That changed with the strategic interest in Afghanistan’s Cold War fight against the then-Soviet Union, prompting former National Security Council counterterrorism advisor Richard Clarke to observe, “If we had just left Afghanistan alone, in 20/20 hindsight, I think things might have been better in the long run.”
All that background is useful in understanding Khashoggi, a Saudi journalist who had interviewed Osama bin Laden when he was battling the Soviet invasion and who earnestly yearned for reforms and greater freedom in the region.
Director Rick Rowley gives voice to Khashoggi’s writings by having an actor read them, and documents the way that the US business community embraced Saudi Crown Prince Mohammed bin Salman as a reformer while “drooling” over his billions, instilling a “sense of impunity” that allowed Khashoggi’s death to happen.
“Kingdom of Silence” also includes former diplomat David Rundell, a former US diplomat and expert on Saudi Arabia who maintains that the grisly killing of the Washington Post contributor by operatives dispatched to Turkey isn’t reason enough to imperil US interests there. It’s the perfect encapsulation of decades of American policy, where support for democratic impulses has frequently run afoul of financial incentives and pragmatism.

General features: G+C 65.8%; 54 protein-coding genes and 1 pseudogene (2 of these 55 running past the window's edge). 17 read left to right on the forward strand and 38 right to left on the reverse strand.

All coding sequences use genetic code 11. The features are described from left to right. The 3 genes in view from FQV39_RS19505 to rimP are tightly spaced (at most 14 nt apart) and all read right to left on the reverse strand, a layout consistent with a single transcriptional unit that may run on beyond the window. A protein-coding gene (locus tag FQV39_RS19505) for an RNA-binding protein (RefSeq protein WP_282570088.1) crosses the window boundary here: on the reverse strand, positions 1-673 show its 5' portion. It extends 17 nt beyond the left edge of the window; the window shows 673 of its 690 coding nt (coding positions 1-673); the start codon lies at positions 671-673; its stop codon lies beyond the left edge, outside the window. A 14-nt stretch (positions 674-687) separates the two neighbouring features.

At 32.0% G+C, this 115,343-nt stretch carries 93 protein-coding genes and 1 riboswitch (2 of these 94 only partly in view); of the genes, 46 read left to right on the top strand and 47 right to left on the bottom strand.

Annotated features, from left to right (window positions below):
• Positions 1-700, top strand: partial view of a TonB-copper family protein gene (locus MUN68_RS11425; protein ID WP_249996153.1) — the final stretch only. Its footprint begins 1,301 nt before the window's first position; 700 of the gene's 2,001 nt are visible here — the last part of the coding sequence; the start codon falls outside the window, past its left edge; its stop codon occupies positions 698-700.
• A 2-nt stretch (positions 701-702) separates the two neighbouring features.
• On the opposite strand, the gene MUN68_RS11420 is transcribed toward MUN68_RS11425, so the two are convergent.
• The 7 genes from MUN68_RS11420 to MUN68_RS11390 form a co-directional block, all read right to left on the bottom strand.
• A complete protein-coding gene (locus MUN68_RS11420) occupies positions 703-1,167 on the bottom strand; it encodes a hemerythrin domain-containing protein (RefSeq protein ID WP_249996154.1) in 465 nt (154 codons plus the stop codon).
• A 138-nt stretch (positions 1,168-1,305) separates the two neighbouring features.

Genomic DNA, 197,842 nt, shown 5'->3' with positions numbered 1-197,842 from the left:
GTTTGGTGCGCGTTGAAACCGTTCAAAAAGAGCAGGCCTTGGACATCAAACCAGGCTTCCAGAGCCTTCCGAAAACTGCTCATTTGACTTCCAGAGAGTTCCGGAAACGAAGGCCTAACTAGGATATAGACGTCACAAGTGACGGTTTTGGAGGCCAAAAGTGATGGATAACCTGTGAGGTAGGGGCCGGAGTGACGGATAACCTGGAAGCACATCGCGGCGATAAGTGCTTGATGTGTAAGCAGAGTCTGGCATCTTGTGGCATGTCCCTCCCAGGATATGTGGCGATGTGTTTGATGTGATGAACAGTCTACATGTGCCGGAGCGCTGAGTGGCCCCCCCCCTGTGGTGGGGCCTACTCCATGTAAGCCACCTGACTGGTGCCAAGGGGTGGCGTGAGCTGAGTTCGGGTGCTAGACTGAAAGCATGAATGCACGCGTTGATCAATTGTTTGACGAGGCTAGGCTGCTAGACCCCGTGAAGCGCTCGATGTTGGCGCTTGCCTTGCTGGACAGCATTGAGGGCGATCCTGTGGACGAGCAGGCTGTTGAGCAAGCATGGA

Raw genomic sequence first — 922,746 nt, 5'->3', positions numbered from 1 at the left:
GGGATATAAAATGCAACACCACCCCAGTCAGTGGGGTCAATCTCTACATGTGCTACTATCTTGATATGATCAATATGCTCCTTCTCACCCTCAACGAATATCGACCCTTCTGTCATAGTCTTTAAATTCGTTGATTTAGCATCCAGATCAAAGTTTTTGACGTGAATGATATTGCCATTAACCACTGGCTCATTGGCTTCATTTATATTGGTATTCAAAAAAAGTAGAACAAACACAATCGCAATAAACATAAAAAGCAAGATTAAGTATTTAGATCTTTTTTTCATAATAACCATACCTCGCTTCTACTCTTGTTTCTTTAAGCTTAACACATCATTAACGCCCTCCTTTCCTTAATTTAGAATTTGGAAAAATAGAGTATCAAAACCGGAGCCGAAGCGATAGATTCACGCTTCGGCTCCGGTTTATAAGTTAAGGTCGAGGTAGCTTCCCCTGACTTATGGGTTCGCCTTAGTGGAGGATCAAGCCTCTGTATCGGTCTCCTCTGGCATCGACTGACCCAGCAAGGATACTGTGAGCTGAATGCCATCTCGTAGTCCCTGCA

“I do my best to just be a journalist, and not become a revolutionary,” Khashoggi said, providing the documentary’s title by saying of advocacy for change in Saudi Arabia, “We are the kingdom of silence no longer.”
As “Kingdom of Silence” makes clear, the aftermath of Khashoggi’s death reflects that in dealings with Saudi Arabia, the golden rule still appears to apply, as in he who has the gold, and the oil, gets to make the rules.